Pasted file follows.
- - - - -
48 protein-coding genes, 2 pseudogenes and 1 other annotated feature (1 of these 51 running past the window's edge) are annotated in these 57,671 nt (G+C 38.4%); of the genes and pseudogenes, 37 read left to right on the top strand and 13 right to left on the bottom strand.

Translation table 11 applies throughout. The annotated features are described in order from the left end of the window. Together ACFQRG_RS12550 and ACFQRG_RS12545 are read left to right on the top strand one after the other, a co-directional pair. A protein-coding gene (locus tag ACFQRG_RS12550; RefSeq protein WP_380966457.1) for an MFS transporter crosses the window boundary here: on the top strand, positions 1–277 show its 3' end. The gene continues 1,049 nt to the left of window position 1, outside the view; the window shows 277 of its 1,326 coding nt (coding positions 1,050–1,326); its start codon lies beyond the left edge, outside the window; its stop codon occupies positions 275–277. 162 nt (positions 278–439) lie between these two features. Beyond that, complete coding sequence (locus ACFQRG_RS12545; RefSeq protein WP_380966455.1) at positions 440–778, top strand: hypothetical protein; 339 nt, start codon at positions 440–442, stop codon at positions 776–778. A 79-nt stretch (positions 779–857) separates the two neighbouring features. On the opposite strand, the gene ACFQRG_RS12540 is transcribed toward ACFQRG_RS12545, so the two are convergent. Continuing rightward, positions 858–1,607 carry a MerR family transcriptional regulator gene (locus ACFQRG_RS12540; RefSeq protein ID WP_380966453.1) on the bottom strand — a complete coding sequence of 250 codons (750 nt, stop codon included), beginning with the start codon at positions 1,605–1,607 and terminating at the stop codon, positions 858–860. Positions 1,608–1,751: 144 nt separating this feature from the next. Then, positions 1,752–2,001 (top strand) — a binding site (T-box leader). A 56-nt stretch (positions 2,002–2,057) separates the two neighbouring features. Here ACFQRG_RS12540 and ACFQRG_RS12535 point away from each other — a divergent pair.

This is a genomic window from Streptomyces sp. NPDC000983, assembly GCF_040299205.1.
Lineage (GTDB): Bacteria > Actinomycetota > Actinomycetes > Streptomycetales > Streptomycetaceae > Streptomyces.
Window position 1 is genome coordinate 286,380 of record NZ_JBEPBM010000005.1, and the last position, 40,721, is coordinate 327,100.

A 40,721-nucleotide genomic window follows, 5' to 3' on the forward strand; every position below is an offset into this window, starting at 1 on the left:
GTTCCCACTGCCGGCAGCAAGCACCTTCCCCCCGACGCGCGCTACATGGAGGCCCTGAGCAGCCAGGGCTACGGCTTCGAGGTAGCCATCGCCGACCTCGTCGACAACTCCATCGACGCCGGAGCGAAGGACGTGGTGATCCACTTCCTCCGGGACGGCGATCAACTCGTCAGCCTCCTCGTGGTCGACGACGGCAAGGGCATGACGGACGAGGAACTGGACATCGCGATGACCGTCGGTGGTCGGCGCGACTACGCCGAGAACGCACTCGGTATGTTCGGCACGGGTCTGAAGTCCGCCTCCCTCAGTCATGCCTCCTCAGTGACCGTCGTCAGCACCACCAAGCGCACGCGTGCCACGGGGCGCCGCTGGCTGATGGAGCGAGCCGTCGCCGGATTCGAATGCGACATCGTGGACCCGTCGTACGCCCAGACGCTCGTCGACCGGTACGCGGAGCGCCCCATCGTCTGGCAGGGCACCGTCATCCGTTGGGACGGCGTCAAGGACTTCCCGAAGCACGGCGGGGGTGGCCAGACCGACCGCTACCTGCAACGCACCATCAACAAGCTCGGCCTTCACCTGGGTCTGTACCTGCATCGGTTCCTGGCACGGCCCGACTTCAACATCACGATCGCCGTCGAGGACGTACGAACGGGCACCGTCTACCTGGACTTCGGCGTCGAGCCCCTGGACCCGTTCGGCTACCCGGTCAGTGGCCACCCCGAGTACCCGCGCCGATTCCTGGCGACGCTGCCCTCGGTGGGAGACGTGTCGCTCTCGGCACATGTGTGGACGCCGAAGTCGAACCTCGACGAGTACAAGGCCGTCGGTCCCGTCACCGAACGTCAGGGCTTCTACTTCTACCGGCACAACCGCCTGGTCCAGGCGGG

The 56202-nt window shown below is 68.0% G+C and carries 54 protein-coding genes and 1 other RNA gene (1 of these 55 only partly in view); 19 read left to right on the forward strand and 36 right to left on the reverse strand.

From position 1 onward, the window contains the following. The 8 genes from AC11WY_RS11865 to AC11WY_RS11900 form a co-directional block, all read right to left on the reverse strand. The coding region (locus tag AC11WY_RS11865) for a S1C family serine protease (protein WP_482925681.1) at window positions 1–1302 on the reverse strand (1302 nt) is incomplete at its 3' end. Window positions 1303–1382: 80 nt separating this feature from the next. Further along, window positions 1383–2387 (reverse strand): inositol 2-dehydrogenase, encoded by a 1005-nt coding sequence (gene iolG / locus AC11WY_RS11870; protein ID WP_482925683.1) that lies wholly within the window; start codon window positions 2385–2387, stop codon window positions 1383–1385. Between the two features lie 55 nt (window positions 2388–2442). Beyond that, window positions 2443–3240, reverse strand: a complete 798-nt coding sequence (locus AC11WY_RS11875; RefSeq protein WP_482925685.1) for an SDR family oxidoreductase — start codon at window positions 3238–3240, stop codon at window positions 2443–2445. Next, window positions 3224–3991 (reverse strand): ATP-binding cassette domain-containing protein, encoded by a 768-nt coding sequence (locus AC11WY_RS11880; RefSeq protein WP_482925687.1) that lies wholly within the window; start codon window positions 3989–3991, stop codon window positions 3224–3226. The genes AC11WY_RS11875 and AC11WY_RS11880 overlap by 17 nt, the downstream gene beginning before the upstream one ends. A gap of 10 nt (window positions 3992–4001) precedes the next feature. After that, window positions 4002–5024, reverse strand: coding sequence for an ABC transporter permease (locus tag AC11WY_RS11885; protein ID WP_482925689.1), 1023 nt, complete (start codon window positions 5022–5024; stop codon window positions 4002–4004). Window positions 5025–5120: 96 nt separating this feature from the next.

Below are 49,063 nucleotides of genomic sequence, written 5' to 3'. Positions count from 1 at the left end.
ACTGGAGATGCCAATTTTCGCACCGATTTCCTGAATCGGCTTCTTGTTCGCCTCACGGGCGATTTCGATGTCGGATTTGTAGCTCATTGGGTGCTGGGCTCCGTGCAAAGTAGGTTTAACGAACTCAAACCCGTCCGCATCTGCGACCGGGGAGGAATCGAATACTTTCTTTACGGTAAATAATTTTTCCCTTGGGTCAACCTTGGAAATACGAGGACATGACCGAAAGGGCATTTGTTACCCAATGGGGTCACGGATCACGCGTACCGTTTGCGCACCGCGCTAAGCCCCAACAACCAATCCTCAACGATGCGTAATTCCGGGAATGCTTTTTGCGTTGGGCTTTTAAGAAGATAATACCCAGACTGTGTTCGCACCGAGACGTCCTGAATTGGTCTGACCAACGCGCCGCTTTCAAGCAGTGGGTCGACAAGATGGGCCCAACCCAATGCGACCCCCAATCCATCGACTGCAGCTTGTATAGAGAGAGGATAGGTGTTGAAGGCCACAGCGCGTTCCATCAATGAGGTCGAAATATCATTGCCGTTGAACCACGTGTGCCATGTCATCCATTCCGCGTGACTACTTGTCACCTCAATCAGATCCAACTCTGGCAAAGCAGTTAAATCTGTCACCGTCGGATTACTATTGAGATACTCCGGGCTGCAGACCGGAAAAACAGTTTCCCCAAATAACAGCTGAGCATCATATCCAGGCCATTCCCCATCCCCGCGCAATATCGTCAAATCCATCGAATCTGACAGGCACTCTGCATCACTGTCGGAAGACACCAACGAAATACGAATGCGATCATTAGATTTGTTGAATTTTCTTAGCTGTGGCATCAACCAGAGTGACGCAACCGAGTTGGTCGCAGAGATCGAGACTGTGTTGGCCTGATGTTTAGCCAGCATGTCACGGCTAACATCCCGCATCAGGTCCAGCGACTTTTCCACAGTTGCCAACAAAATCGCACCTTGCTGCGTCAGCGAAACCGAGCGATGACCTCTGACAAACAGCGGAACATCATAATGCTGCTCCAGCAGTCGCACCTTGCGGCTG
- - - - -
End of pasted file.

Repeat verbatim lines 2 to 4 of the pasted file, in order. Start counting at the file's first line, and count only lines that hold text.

Translation table 11 applies throughout. The annotated features are described in order from the left end of the window. Together ACFQRG_RS12550 and ACFQRG_RS12545 are read left to right on the top strand one after the other, a co-directional pair. A protein-coding gene (locus tag ACFQRG_RS12550; RefSeq protein WP_380966457.1) for an MFS transporter crosses the window boundary here: on the top strand, positions 1–277 show its 3' end. The gene continues 1,049 nt to the left of window position 1, outside the view; the window shows 277 of its 1,326 coding nt (coding positions 1,050–1,326); its start codon lies beyond the left edge, outside the window; its stop codon occupies positions 275–277. 162 nt (positions 278–439) lie between these two features. Beyond that, complete coding sequence (locus ACFQRG_RS12545; RefSeq protein WP_380966455.1) at positions 440–778, top strand: hypothetical protein; 339 nt, start codon at positions 440–442, stop codon at positions 776–778. A 79-nt stretch (positions 779–857) separates the two neighbouring features. On the opposite strand, the gene ACFQRG_RS12540 is transcribed toward ACFQRG_RS12545, so the two are convergent. Continuing rightward, positions 858–1,607 carry a MerR family transcriptional regulator gene (locus ACFQRG_RS12540; RefSeq protein ID WP_380966453.1) on the bottom strand — a complete coding sequence of 250 codons (750 nt, stop codon included), beginning with the start codon at positions 1,605–1,607 and terminating at the stop codon, positions 858–860. Positions 1,608–1,751: 144 nt separating this feature from the next. Then, positions 1,752–2,001 (top strand) — a binding site (T-box leader). A 56-nt stretch (positions 2,002–2,057) separates the two neighbouring features. Here ACFQRG_RS12540 and ACFQRG_RS12535 point away from each other — a divergent pair.

This is a genomic window from Streptomyces sp. NPDC000983, assembly GCF_040299205.1.
Lineage (GTDB): Bacteria > Actinomycetota > Actinomycetes > Streptomycetales > Streptomycetaceae > Streptomyces.